Each half-line contains two stressed syllables, also called lifts, and a number of unstressed syllables, usually between two and five. These unstressed syllables are also called drops. The half-lines must be divided both syllabically and logically so that rhythm and poetic sensibility are preserved.

Here is an example from Mary Alexandra Agner’s poem, "The Eightfold Year":

Original Line:

I yearn this year for yams yanked

Syllabic and Logical Division:


Do you see how the half-lines are divided into syllabic and logical units? The first half-line has two lifts and so does the second. The first half-line expresses half of the poetic thought, and the second line expresses the other half of the poetic thought.

In Old English poetry, the two lifts in the first half-line (also called the on-verse) will usually alliterate with the first lift in the second half-line (also called the off-verse). The second lift in the off-verse does not often alliterate with any other syllable in the line.

Here is an example of this:

I PENned a POem that PREACHed THUSly

Finally, weak words like articles and prepositions almost never carry stress or alliterate with other words in a line of Old English poetry.

The Line Types

There are five basic schemas for lifts and drops employed in half-lines of Old English poetry. These are often referred to as Sievers’ Types for the researcher who first delineated them. It should be noted that skilled poets would not have written on-verses and off-verses of a line in the same type, since this would cause the rhythm of the line to sound monotonous.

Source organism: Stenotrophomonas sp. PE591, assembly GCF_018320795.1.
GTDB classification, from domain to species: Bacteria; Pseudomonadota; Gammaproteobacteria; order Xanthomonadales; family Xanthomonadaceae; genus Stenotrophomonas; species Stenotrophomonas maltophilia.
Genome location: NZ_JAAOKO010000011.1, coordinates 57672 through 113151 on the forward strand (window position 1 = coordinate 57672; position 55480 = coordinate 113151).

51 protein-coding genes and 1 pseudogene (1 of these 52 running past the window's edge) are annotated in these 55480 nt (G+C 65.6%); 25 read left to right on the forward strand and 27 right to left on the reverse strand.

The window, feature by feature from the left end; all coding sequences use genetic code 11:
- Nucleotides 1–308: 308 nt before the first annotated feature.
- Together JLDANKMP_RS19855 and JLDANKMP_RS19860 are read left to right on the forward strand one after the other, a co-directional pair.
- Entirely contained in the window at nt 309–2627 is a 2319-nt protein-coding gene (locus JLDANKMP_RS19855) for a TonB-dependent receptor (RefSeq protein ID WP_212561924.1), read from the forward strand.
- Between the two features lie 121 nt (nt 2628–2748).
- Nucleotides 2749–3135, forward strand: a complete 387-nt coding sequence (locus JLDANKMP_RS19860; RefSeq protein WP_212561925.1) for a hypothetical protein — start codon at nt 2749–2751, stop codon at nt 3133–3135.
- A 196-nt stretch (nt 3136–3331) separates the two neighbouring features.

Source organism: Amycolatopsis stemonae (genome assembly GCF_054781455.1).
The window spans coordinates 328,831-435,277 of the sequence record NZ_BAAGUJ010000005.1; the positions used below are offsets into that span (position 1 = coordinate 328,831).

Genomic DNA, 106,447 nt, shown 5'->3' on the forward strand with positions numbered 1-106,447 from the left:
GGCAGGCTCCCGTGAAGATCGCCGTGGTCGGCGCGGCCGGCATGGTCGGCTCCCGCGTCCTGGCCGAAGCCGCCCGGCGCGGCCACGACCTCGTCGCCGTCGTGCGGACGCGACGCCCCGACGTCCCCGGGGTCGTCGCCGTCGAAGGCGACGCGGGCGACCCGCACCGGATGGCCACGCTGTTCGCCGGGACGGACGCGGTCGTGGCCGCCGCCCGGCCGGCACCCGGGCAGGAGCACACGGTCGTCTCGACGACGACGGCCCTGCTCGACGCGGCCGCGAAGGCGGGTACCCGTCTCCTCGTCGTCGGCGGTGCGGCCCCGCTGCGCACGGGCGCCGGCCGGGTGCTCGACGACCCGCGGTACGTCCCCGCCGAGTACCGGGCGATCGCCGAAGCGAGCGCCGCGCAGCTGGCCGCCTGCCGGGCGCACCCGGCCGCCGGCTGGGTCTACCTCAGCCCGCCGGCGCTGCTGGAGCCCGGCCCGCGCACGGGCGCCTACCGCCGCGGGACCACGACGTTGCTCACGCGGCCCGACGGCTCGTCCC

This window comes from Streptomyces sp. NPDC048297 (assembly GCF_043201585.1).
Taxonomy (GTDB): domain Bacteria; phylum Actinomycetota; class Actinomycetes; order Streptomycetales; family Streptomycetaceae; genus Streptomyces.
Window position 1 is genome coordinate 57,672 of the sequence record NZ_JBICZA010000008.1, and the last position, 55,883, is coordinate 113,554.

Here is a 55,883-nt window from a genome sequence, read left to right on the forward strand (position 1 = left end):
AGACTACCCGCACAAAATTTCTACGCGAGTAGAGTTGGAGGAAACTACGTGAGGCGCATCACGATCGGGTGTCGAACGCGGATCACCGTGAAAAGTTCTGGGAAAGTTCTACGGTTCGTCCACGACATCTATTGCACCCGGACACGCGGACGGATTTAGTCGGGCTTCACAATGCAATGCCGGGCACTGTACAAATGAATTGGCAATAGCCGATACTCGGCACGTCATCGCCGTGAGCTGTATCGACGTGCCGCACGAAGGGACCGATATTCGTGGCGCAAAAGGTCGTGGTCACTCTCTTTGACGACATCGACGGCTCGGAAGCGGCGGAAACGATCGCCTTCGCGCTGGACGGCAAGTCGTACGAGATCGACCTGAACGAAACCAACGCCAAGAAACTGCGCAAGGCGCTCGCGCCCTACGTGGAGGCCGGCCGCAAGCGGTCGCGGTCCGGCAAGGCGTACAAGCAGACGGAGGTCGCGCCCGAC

Here are the five basic types:

Type A – lift-drop-lift-drop

· HEAven HELP them

Type B – drop-lift-drop-lift

· She WANTS a COF/fee

Type C – drop-lift-lift-drop

· The RED HAWK flew

Type Da – lift-lift-drop (with a half-lift before the drop)

· BRIGHT BE/(lov)/ed

Type Db – lift-lift-drop (with a half-lift after the drop)

· BLACK, SHIN/ing (fea)thers

Type E – lift-drop-lift

· GI/ving them GIFTS

When in doubt about which syllable constitutes a lift, remember that a lift will normally be a long syllable (Baker 122).

It should also be noted that Type A half-lines might be preceded by an initial non-stressed syllable, but this variation only occurs in on-verses (Baker 123).